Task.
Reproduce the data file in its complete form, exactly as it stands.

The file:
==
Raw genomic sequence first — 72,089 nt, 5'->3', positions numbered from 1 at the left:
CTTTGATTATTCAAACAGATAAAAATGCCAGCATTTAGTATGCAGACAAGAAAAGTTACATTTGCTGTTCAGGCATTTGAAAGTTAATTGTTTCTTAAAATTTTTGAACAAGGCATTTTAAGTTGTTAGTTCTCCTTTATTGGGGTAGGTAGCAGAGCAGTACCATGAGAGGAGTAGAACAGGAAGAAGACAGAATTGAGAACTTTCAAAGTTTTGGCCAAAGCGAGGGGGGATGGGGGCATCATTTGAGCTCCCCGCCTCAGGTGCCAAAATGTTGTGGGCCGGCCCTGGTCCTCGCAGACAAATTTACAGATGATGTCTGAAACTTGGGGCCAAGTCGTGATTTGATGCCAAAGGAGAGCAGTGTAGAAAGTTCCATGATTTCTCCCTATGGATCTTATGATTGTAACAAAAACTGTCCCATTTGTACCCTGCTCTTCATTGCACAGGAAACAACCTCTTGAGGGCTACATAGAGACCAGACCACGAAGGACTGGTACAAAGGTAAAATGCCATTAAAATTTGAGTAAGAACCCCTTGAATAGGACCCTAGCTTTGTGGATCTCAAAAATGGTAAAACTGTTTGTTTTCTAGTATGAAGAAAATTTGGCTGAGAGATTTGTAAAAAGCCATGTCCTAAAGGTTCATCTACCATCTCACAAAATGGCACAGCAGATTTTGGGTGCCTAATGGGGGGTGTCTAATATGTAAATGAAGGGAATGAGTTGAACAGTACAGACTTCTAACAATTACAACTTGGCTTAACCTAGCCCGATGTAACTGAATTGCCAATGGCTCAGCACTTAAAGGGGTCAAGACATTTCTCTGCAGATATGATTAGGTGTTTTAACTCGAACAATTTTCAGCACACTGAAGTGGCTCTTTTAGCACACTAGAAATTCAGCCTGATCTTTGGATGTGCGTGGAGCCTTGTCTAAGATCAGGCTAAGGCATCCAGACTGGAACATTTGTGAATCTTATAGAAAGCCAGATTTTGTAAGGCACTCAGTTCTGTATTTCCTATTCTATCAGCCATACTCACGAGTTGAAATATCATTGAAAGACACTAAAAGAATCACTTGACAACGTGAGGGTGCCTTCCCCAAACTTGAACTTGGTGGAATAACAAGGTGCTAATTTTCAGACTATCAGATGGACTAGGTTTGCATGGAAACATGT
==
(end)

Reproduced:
Raw genomic sequence first — 72,089 nt, 5'->3', positions numbered from 1 at the left:
CTTTGATTATTCAAACAGATAAAAATGCCAGCATTTAGTATGCAGACAAGAAAAGTTACATTTGCTGTTCAGGCATTTGAAAGTTAATTGTTTCTTAAAATTTTTGAACAAGGCATTTTAAGTTGTTAGTTCTCCTTTATTGGGGTAGGTAGCAGAGCAGTACCATGAGAGGAGTAGAACAGGAAGAAGACAGAATTGAGAACTTTCAAAGTTTTGGCCAAAGCGAGGGGGGATGGGGGCATCATTTGAGCTCCCCGCCTCAGGTGCCAAAATGTTGTGGGCCGGCCCTGGTCCTCGCAGACAAATTTACAGATGATGTCTGAAACTTGGGGCCAAGTCGTGATTTGATGCCAAAGGAGAGCAGTGTAGAAAGTTCCATGATTTCTCCCTATGGATCTTATGATTGTAACAAAAACTGTCCCATTTGTACCCTGCTCTTCATTGCACAGGAAACAACCTCTTGAGGGCTACATAGAGACCAGACCACGAAGGACTGGTACAAAGGTAAAATGCCATTAAAATTTGAGTAAGAACCCCTTGAATAGGACCCTAGCTTTGTGGATCTCAAAAATGGTAAAACTGTTTGTTTTCTAGTATGAAGAAAATTTGGCTGAGAGATTTGTAAAAAGCCATGTCCTAAAGGTTCATCTACCATCTCACAAAATGGCACAGCAGATTTTGGGTGCCTAATGGGGGGTGTCTAATATGTAAATGAAGGGAATGAGTTGAACAGTACAGACTTCTAACAATTACAACTTGGCTTAACCTAGCCCGATGTAACTGAATTGCCAATGGCTCAGCACTTAAAGGGGTCAAGACATTTCTCTGCAGATATGATTAGGTGTTTTAACTCGAACAATTTTCAGCACACTGAAGTGGCTCTTTTAGCACACTAGAAATTCAGCCTGATCTTTGGATGTGCGTGGAGCCTTGTCTAAGATCAGGCTAAGGCATCCAGACTGGAACATTTGTGAATCTTATAGAAAGCCAGATTTTGTAAGGCACTCAGTTCTGTATTTCCTATTCTATCAGCCATACTCACGAGTTGAAATATCATTGAAAGACACTAAAAGAATCACTTGACAACGTGAGGGTGCCTTCCCCAAACTTGAACTTGGTGGAATAACAAGGTGCTAATTTTCAGACTATCAGATGGACTAGGTTTGCATGGAAACATGT